To the author's knowledge, this is the first report of Z-THR to BFX cup exchange. Revision was required due to marked pain and dysfunction secondary to a loose Z-THR cup. It cannot be confirmed whether the acetabular cup was initially stabilized by bone ingrowth that later failed, or if osseointegration never occurred and fibrous interface developed from onset.

In a long-term study of Z-THR, most cup-related complications, specifically polyethylene wear and cup fracture, involved the smaller diameter (21.5 and 23.5mm) cups with associated thinner liners, and were more commonly used in juvenile (≤11 months old) dogs. It was speculated that cups were undersized for final adult size leading to premature wear, and that increase in body condition score over time contributed to failure.[13] In the present case, index surgery was performed at 13 months of age. The 23.5 mm acetabular cup initially placed may have been relatively undersized leading to premature wear. A 26.5 mm cup may have been more appropriate and could also have been considered a revision option in this case. Body condition score was not consistently documented in this case; however, bodyweight in the first 6 months of index surgery was 27.3 to 28.0 kg compared with 32.8 to 33.0 kg during the 6 months surrounding revision surgery. Increased body condition is suspected but cannot be confirmed, which may have also contributed to failure of the original Z-THR cup in this case.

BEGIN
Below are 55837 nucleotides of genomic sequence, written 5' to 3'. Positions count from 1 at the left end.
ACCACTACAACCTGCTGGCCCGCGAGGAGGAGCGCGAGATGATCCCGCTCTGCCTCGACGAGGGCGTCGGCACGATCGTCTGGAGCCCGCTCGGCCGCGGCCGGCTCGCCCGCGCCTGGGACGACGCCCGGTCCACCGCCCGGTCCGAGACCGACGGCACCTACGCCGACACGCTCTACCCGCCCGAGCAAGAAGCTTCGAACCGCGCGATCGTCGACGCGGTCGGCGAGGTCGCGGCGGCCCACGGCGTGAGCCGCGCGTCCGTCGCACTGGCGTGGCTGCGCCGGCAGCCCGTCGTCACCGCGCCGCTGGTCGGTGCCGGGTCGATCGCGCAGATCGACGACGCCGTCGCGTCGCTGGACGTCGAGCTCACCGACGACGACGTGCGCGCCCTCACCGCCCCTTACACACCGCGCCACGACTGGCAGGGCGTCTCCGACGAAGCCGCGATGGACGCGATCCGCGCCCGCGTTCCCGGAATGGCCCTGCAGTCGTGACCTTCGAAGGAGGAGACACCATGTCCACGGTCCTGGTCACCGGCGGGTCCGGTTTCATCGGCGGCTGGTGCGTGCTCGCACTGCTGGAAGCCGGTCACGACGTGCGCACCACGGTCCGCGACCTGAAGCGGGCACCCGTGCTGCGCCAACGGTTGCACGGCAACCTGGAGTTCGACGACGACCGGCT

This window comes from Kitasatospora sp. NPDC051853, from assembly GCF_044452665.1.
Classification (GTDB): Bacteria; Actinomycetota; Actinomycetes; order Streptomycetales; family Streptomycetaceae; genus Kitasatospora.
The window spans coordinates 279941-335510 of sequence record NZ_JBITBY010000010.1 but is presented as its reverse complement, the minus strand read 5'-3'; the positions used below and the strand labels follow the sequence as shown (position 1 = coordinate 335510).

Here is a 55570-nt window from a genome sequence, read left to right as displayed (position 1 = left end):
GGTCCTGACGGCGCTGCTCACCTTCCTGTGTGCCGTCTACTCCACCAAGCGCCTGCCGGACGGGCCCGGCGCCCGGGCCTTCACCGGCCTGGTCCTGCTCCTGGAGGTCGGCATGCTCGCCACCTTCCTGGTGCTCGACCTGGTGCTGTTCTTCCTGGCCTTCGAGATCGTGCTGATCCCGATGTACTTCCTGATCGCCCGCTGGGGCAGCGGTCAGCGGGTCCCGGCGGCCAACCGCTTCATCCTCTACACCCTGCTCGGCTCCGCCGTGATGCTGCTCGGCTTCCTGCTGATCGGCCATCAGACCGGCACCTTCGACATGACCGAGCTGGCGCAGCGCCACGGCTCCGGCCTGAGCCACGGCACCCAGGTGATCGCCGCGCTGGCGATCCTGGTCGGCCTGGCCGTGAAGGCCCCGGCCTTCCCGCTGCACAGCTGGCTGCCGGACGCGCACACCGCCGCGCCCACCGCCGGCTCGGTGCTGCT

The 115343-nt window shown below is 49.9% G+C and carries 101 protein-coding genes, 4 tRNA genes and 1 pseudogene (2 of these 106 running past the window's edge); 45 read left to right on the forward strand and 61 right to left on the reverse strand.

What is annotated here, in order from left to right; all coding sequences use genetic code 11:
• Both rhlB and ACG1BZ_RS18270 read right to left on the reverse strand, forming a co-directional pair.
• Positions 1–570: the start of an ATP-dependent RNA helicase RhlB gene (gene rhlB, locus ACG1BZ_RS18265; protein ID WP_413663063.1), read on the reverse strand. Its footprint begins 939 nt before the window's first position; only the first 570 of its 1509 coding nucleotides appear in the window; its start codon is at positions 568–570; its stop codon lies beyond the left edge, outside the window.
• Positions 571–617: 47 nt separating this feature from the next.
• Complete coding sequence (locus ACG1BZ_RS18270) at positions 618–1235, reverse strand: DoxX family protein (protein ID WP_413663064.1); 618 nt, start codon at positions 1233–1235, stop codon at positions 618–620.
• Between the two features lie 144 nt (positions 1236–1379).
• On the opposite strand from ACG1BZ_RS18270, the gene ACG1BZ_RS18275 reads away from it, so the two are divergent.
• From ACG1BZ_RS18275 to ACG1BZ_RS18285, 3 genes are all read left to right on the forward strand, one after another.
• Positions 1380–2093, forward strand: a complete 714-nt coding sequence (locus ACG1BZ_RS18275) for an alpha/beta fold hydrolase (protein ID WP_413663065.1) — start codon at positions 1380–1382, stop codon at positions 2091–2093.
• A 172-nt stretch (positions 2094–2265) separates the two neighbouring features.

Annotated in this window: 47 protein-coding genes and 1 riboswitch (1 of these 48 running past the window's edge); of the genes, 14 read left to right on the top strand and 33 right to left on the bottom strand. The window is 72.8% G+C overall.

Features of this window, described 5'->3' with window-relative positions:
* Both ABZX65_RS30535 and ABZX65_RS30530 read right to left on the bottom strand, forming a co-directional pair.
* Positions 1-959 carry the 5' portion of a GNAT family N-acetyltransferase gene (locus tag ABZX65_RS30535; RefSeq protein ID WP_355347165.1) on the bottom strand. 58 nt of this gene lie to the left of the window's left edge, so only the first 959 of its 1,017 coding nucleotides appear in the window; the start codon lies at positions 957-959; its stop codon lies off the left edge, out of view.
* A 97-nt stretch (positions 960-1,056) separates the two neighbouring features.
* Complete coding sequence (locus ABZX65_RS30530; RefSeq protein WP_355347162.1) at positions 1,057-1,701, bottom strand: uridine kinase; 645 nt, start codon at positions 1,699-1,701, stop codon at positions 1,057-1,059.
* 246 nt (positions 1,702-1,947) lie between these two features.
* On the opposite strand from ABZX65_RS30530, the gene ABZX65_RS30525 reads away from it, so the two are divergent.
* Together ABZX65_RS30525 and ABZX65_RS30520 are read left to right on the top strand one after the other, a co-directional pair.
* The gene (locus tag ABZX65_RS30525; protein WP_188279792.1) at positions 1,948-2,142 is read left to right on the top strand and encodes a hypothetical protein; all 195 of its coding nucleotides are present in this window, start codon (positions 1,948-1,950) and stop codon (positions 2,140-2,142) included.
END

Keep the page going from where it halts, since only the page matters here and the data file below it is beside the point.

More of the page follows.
Loss of acetabular bone stock and poor bone quality are concerns when implanting new cementless cups. Achieving immediate stability and minimizing micromotion are paramount for osseointegration to occur.[22] In the present case, reaming was continued to the medial wall to allow deeper seating of the BFX cup. We suspect that the remodelled sclerotic acetabular bed did not allow for complete cup impaction which left a moderate polar gap evident on immediate postoperative radiographs (see [Fig. 2]). Polar gap, a radiolucent zone between the acetabular cup-bone interface, occurs from absence of implant-bone contact. Polar gap may occur with poor acetabular bone preparation, abnormal acetabular bone quality (as is suspected in this case), insufficient impaction, premature locking of the implant (when impacting the cup out of line to bed preparation) and cup stiffness. Liska and colleagues identified polar gap in the majority (68%) of immediate postoperative radiographs following 200 BFX hip replacements, all of which resolved without complication leading the authors to conclude that polar gaps do not warrant clinical intervention.[23] In that study, gaps ranged from <1 to 4 mm with gap fill complete by 5 weeks postoperatively in all cases. This is in contrast to the present case where a thin polar gap remained present at 8 weeks. This is suspected due to the significant initial gap depth (3.8 mm) and very sclerotic bone (cancellous poor) present in this case. At 24 weeks following surgery, polar gap was no longer visible in the present case.